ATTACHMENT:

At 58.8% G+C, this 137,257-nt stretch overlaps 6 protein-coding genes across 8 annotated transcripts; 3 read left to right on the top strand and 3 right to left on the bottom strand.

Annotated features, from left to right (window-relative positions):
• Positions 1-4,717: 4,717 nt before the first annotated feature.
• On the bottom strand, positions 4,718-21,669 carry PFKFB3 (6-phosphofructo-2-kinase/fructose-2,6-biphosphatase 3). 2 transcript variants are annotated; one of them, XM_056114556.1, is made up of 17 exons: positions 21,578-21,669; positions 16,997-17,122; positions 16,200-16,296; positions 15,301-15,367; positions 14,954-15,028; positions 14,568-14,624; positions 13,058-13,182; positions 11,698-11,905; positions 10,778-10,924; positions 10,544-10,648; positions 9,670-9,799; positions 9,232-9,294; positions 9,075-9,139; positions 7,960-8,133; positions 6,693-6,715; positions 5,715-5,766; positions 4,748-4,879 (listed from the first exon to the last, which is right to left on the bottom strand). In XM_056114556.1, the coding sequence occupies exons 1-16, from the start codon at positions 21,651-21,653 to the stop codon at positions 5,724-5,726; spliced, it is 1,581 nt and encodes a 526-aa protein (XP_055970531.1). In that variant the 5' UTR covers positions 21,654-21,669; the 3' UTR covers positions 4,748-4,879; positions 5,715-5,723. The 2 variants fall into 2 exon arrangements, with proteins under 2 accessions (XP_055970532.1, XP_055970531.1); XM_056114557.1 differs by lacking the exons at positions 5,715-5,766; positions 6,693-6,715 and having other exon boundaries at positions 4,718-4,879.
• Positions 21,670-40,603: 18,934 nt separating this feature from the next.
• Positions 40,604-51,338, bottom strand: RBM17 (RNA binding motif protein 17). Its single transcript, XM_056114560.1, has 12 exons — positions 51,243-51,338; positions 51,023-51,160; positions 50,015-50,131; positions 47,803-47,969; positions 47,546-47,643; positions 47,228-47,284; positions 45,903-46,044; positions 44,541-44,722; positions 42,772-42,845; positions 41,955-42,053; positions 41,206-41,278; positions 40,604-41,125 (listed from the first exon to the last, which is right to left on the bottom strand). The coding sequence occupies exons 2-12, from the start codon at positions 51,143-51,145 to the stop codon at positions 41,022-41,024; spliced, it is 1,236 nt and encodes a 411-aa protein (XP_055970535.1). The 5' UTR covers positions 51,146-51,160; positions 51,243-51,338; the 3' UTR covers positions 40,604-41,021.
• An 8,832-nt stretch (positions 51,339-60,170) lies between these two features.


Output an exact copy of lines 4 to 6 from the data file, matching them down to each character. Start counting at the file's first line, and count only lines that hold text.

• On the bottom strand, positions 4,718-21,669 carry PFKFB3 (6-phosphofructo-2-kinase/fructose-2,6-biphosphatase 3). 2 transcript variants are annotated; one of them, XM_056114556.1, is made up of 17 exons: positions 21,578-21,669; positions 16,997-17,122; positions 16,200-16,296; positions 15,301-15,367; positions 14,954-15,028; positions 14,568-14,624; positions 13,058-13,182; positions 11,698-11,905; positions 10,778-10,924; positions 10,544-10,648; positions 9,670-9,799; positions 9,232-9,294; positions 9,075-9,139; positions 7,960-8,133; positions 6,693-6,715; positions 5,715-5,766; positions 4,748-4,879 (listed from the first exon to the last, which is right to left on the bottom strand). In XM_056114556.1, the coding sequence occupies exons 1-16, from the start codon at positions 21,651-21,653 to the stop codon at positions 5,724-5,726; spliced, it is 1,581 nt and encodes a 526-aa protein (XP_055970531.1). In that variant the 5' UTR covers positions 21,654-21,669; the 3' UTR covers positions 4,748-4,879; positions 5,715-5,723. The 2 variants fall into 2 exon arrangements, with proteins under 2 accessions (XP_055970532.1, XP_055970531.1); XM_056114557.1 differs by lacking the exons at positions 5,715-5,766; positions 6,693-6,715 and having other exon boundaries at positions 4,718-4,879.
• Positions 21,670-40,603: 18,934 nt separating this feature from the next.
• Positions 40,604-51,338, bottom strand: RBM17 (RNA binding motif protein 17). Its single transcript, XM_056114560.1, has 12 exons — positions 51,243-51,338; positions 51,023-51,160; positions 50,015-50,131; positions 47,803-47,969; positions 47,546-47,643; positions 47,228-47,284; positions 45,903-46,044; positions 44,541-44,722; positions 42,772-42,845; positions 41,955-42,053; positions 41,206-41,278; positions 40,604-41,125 (listed from the first exon to the last, which is right to left on the bottom strand). The coding sequence occupies exons 2-12, from the start codon at positions 51,143-51,145 to the stop codon at positions 41,022-41,024; spliced, it is 1,236 nt and encodes a 411-aa protein (XP_055970535.1). The 5' UTR covers positions 51,146-51,160; positions 51,243-51,338; the 3' UTR covers positions 40,604-41,021.